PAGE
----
Don Cherry, a long standing voice in hockey broadcasting, was fired from “Hockey Night in Canada”.
The dismissal came after anti-immigrant comments he made on the show on Saturday, November 9th. They centered around a Canadian tradition of Remembrance Day. The tradition honors fallen veterans primarily from World War I. Canadians all over the country wear poppy lapel pins or stickers and even lay poppies at memorials to honor military veterans. Poppies are also worn in the UK, Australia, New Zealand, and South Africa. Cherry criticized immigrants who did not wear a poppy while his cohost of many years Ron MacLean, sat silently and gave a thumbs up. MacLean would later apologize.
On November 11th, after major backlash and calls against Cherry’s comments, parent broadcasting Sportsnet announced his termination. Sportsnet tweeted part of their larger statement:
And just like that, 85-year-old Cherry was off the air in Canada. He had hosted the “Coach’s Corner” segment since 1986. What would come next is the real story.
Quick Reminder: Cherry has prided himself on his controversial opinions for many years.
As a player, he only played one year in the NHL and spent the rest of his active years in the minor leagues. He coached in the NHL for six seasons. Throughout that career, he prided himself of his tough, “Canadian” hockey as he called it. He advocated for fighting as an integral part of the sport for both fans and players. He maintains that violence creates an air of respect for opponents but is against gratuitous violence or purposeful cause of injury.
Don Cherry’s reputation as a loud opinion precedes him. His continuously controversial outlook on hockey and the world are well established. He is a vocal right-wing conservative with a tendency to push his political views into sports. His Saturday comments pushed the network and his critics over the edge.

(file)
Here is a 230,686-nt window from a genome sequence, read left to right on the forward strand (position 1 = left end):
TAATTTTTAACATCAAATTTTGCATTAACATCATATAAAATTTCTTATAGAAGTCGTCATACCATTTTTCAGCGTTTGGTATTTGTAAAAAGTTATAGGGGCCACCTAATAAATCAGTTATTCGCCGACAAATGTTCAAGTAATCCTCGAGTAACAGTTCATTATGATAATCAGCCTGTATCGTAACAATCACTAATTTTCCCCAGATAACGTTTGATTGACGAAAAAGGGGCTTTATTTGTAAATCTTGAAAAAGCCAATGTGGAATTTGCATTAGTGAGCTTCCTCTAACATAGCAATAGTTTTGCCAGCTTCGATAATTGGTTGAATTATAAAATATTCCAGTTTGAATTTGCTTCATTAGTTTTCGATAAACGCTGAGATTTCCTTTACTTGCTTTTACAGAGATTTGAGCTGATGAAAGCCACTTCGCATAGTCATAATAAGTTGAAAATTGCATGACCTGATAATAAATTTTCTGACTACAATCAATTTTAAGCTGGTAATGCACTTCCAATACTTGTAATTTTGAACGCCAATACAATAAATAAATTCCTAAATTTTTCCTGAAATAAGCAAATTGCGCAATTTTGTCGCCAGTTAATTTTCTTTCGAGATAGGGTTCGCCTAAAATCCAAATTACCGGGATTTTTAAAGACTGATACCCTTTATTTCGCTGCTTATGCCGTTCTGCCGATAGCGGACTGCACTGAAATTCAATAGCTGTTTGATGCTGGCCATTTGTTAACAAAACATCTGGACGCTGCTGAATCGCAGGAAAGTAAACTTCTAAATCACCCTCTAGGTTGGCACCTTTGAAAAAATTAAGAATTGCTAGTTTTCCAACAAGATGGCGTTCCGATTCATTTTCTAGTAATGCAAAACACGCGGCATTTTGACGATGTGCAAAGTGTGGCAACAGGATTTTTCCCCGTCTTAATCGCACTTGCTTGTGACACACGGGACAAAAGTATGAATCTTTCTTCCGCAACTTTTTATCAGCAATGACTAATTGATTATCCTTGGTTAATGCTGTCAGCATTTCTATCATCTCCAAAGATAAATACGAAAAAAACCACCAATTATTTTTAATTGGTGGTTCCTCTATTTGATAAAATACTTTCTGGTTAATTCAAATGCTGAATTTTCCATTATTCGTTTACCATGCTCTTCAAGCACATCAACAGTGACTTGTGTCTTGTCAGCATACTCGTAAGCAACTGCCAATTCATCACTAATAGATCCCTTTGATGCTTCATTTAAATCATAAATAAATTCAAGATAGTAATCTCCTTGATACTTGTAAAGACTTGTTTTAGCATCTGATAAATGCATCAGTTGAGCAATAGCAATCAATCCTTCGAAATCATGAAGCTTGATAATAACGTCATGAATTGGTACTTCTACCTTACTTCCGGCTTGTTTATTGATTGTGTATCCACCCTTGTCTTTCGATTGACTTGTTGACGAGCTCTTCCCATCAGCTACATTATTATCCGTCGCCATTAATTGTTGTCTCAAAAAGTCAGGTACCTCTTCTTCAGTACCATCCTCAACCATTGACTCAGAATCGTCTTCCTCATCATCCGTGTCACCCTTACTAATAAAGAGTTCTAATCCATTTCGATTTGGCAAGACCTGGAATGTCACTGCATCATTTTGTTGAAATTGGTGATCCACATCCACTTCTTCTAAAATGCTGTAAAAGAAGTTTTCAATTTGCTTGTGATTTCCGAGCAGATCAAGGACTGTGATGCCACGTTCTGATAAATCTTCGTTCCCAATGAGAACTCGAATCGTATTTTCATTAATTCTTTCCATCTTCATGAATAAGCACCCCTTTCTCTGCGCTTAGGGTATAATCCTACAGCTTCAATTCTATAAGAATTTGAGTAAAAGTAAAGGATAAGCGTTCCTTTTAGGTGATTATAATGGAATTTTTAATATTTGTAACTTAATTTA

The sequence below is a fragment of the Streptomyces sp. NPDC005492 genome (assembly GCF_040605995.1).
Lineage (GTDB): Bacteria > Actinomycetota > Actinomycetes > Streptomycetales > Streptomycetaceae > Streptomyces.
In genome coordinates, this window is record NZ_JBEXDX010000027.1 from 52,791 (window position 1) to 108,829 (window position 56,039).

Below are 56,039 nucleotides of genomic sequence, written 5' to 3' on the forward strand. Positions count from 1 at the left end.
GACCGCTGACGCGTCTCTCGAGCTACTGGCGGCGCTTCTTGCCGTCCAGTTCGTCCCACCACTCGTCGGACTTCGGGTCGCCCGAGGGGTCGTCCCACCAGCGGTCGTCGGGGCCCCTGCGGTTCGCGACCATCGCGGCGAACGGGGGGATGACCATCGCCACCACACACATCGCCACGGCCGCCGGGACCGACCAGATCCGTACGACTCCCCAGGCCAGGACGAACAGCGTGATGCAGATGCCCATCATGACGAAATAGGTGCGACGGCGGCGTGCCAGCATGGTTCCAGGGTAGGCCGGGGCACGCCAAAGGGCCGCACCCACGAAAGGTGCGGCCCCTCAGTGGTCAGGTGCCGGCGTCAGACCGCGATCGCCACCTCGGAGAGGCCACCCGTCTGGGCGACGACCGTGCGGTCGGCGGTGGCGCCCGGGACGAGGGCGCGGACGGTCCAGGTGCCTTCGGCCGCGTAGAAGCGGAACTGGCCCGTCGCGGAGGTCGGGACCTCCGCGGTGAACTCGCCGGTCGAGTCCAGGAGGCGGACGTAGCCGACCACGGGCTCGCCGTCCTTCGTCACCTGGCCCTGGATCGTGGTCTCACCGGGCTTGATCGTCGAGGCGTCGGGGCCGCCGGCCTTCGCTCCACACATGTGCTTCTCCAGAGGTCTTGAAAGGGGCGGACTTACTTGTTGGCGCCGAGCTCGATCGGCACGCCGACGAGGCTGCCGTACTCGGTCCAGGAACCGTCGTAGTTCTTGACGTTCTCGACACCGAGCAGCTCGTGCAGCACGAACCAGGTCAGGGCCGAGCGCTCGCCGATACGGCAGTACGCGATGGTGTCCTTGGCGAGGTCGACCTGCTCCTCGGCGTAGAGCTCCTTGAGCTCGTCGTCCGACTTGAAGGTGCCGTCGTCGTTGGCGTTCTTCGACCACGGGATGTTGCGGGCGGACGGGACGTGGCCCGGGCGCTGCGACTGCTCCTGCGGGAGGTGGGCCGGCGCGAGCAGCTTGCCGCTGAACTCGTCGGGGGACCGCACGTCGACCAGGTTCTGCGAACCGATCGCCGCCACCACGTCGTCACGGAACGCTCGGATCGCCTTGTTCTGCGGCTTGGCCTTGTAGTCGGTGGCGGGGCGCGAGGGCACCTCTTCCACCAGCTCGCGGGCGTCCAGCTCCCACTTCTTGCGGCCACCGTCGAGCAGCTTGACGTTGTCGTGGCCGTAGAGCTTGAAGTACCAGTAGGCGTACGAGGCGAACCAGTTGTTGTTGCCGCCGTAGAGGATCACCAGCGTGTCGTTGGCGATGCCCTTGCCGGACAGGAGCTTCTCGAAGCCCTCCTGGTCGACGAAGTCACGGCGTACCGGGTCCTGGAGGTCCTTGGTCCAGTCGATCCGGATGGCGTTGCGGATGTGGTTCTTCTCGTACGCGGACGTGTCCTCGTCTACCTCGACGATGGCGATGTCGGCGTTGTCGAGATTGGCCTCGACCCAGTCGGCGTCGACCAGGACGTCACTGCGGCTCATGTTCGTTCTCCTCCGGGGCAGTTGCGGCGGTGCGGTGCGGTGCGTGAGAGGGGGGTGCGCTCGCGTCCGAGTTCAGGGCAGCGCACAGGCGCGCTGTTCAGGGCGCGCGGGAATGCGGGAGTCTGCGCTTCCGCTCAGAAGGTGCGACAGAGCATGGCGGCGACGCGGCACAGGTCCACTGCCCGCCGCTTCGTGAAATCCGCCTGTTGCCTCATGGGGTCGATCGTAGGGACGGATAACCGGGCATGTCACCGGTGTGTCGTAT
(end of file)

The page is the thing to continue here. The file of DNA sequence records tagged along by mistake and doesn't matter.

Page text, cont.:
But, as I said, the story is not the comments but the reaction.
Unsurprisingly, Cherry is adamantly defending himself. He maintains that the statements made were patriotic and in support of the troops. According to him, he did not say anything racist or bigoted.
About his departure, he said, “To keep my job, I cannot be turned into a tamed robot.” He even stated in an interview that Ron MacLean “buried him.” He diminished the issue to a choice of words. According to Cherry, he made a mistake when he said “you people” instead of “everybody”. Yet, he refuses to walk to comments back further than that or apologize for them.
None of that is surprising. After a career built on speaking his mind loudly, he never had a reputation for listening. Cherry is notorious for never backing down, from a fight or a disagreement. To ask him to see his own error? That would be outside of hubris.
Cherry’s critics are outspoken…
Immediately following the news, I texted a family member about it. He responded “I saw that – it was past time for that.” The conversation then turned towards his fighting-based philosophy, history of problems and lack of Stanley Cups. For such a prominent voice in hockey, he never won a championship. His primary legacy is commentary and controversy.
Outside of personal opinion, NHL players and coaches spoke out against Cherry. Bruins coach Bruce Cassidy denounced the xenophobic comments in a press conference shortly after the firing. Cherry coached the Bruins for 5 seasons. Other players, commentators, coaches and the NHL itself also criticized Cherry. Some military personnel said they “cringed” at the comments. To top it off, government officials and the Royal Canadian Legion joined in the backlash against Cherry.
One of the loudest and most notable voices is current Minister of National Defence Harjit Sajjan. Sajjan is an immigrant from India, a liberal and a veteran. He is also the first Sikh to hold the office. He stated that “our fallen would be disappointed” in Cherry’s words.